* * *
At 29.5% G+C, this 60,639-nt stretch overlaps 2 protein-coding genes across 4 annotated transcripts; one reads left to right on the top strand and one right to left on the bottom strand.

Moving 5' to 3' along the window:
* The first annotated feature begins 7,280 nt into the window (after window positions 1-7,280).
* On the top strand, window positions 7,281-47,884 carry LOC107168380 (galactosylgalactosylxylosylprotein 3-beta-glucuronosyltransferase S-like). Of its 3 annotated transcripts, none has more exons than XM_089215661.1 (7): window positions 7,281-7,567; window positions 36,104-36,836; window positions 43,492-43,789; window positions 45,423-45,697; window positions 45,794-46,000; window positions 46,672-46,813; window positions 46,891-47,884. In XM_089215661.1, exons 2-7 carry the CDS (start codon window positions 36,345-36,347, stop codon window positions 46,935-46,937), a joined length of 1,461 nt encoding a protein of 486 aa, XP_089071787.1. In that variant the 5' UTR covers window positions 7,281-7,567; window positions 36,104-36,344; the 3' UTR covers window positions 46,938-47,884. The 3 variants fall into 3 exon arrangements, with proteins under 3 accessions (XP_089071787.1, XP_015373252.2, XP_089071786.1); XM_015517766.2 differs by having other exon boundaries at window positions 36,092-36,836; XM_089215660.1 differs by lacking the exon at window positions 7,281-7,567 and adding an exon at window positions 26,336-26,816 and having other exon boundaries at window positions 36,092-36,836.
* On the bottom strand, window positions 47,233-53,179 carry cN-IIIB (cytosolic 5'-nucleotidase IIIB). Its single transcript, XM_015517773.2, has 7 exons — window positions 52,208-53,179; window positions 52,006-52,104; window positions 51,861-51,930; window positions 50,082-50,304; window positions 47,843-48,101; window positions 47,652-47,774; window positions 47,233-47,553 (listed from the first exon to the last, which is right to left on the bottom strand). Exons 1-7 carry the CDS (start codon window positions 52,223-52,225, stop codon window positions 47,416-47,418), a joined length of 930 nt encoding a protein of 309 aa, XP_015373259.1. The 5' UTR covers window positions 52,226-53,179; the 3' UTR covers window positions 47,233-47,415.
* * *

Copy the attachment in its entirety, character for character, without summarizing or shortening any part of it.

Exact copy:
At 29.5% G+C, this 60,639-nt stretch overlaps 2 protein-coding genes across 4 annotated transcripts; one reads left to right on the top strand and one right to left on the bottom strand.

Moving 5' to 3' along the window:
* The first annotated feature begins 7,280 nt into the window (after window positions 1-7,280).
* On the top strand, window positions 7,281-47,884 carry LOC107168380 (galactosylgalactosylxylosylprotein 3-beta-glucuronosyltransferase S-like). Of its 3 annotated transcripts, none has more exons than XM_089215661.1 (7): window positions 7,281-7,567; window positions 36,104-36,836; window positions 43,492-43,789; window positions 45,423-45,697; window positions 45,794-46,000; window positions 46,672-46,813; window positions 46,891-47,884. In XM_089215661.1, exons 2-7 carry the CDS (start codon window positions 36,345-36,347, stop codon window positions 46,935-46,937), a joined length of 1,461 nt encoding a protein of 486 aa, XP_089071787.1. In that variant the 5' UTR covers window positions 7,281-7,567; window positions 36,104-36,344; the 3' UTR covers window positions 46,938-47,884. The 3 variants fall into 3 exon arrangements, with proteins under 3 accessions (XP_089071787.1, XP_015373252.2, XP_089071786.1); XM_015517766.2 differs by having other exon boundaries at window positions 36,092-36,836; XM_089215660.1 differs by lacking the exon at window positions 7,281-7,567 and adding an exon at window positions 26,336-26,816 and having other exon boundaries at window positions 36,092-36,836.
* On the bottom strand, window positions 47,233-53,179 carry cN-IIIB (cytosolic 5'-nucleotidase IIIB). Its single transcript, XM_015517773.2, has 7 exons — window positions 52,208-53,179; window positions 52,006-52,104; window positions 51,861-51,930; window positions 50,082-50,304; window positions 47,843-48,101; window positions 47,652-47,774; window positions 47,233-47,553 (listed from the first exon to the last, which is right to left on the bottom strand). Exons 1-7 carry the CDS (start codon window positions 52,223-52,225, stop codon window positions 47,416-47,418), a joined length of 930 nt encoding a protein of 309 aa, XP_015373259.1. The 5' UTR covers window positions 52,226-53,179; the 3' UTR covers window positions 47,233-47,415.